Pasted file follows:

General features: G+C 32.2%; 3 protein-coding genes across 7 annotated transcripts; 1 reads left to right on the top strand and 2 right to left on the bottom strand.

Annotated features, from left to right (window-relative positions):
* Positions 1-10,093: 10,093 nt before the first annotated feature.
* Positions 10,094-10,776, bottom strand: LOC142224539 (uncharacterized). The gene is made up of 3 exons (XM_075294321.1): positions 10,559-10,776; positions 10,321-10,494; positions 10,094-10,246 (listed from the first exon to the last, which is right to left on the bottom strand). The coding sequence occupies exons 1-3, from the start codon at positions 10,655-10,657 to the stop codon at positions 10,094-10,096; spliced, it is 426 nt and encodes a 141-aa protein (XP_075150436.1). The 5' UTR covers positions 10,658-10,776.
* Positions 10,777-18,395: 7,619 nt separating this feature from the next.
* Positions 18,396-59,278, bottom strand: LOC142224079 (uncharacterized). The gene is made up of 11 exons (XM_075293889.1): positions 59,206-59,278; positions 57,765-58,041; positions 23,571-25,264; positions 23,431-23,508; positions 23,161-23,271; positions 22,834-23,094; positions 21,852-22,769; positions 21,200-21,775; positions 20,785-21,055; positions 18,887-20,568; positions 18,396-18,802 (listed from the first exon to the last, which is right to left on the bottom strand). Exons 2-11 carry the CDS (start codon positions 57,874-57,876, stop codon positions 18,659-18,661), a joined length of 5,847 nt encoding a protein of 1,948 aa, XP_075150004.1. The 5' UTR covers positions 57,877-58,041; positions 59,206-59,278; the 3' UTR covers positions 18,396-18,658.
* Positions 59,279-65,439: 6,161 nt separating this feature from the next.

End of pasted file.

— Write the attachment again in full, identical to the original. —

General features: G+C 32.2%; 3 protein-coding genes across 7 annotated transcripts; 1 reads left to right on the top strand and 2 right to left on the bottom strand.

Annotated features, from left to right (window-relative positions):
* Positions 1-10,093: 10,093 nt before the first annotated feature.
* Positions 10,094-10,776, bottom strand: LOC142224539 (uncharacterized). The gene is made up of 3 exons (XM_075294321.1): positions 10,559-10,776; positions 10,321-10,494; positions 10,094-10,246 (listed from the first exon to the last, which is right to left on the bottom strand). The coding sequence occupies exons 1-3, from the start codon at positions 10,655-10,657 to the stop codon at positions 10,094-10,096; spliced, it is 426 nt and encodes a 141-aa protein (XP_075150436.1). The 5' UTR covers positions 10,658-10,776.
* Positions 10,777-18,395: 7,619 nt separating this feature from the next.
* Positions 18,396-59,278, bottom strand: LOC142224079 (uncharacterized). The gene is made up of 11 exons (XM_075293889.1): positions 59,206-59,278; positions 57,765-58,041; positions 23,571-25,264; positions 23,431-23,508; positions 23,161-23,271; positions 22,834-23,094; positions 21,852-22,769; positions 21,200-21,775; positions 20,785-21,055; positions 18,887-20,568; positions 18,396-18,802 (listed from the first exon to the last, which is right to left on the bottom strand). Exons 2-11 carry the CDS (start codon positions 57,874-57,876, stop codon positions 18,659-18,661), a joined length of 5,847 nt encoding a protein of 1,948 aa, XP_075150004.1. The 5' UTR covers positions 57,877-58,041; positions 59,206-59,278; the 3' UTR covers positions 18,396-18,658.
* Positions 59,279-65,439: 6,161 nt separating this feature from the next.